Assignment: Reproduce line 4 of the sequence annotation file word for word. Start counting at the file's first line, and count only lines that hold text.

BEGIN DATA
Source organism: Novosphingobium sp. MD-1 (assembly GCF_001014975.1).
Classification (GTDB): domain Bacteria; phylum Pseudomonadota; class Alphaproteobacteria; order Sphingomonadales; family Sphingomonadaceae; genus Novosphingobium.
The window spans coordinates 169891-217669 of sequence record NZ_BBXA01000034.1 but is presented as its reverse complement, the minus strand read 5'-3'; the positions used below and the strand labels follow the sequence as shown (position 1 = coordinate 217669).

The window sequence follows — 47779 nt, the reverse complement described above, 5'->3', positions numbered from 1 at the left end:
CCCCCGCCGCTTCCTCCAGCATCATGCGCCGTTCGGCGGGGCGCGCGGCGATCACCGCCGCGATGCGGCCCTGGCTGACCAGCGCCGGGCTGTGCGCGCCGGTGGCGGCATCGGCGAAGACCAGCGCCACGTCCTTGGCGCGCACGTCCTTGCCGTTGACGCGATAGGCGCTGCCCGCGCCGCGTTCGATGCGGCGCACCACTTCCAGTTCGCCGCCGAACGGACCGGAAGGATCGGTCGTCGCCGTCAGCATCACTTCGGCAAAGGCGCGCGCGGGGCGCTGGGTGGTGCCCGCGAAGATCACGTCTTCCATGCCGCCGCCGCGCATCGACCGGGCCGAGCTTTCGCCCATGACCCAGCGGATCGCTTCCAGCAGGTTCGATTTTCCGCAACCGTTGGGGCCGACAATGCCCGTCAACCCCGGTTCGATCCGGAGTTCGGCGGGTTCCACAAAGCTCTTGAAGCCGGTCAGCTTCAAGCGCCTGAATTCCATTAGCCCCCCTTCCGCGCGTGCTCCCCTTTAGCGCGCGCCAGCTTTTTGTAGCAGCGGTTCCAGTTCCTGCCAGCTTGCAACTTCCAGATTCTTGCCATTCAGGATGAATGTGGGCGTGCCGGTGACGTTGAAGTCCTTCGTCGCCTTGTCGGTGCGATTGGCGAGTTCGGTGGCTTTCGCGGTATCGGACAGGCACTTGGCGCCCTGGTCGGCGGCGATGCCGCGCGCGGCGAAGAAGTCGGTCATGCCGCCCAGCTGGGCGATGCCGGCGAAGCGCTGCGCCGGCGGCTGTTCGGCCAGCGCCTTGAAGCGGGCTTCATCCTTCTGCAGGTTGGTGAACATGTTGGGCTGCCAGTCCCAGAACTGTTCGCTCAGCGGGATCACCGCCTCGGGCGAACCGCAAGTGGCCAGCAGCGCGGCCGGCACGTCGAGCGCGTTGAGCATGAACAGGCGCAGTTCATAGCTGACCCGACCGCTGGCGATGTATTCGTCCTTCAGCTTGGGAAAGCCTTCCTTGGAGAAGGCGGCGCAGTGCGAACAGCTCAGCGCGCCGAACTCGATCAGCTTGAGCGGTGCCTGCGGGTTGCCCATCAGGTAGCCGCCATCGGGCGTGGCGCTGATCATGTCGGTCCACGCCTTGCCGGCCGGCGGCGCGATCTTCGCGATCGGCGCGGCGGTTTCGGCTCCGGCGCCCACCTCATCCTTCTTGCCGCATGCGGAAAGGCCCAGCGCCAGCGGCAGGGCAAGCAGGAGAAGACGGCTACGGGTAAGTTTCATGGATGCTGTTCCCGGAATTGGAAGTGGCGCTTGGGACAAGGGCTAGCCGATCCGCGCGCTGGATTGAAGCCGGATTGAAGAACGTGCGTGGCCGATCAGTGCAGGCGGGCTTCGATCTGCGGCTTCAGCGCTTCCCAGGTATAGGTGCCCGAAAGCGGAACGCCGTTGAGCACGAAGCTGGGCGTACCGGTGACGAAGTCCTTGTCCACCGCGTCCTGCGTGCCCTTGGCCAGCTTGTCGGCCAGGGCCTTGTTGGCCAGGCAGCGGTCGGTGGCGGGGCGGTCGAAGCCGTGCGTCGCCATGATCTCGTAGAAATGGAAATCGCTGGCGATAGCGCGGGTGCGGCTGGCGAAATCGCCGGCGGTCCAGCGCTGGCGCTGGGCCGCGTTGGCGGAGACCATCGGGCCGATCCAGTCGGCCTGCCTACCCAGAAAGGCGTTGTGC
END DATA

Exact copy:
The window sequence follows — 47779 nt, the reverse complement described above, 5'->3', positions numbered from 1 at the left end: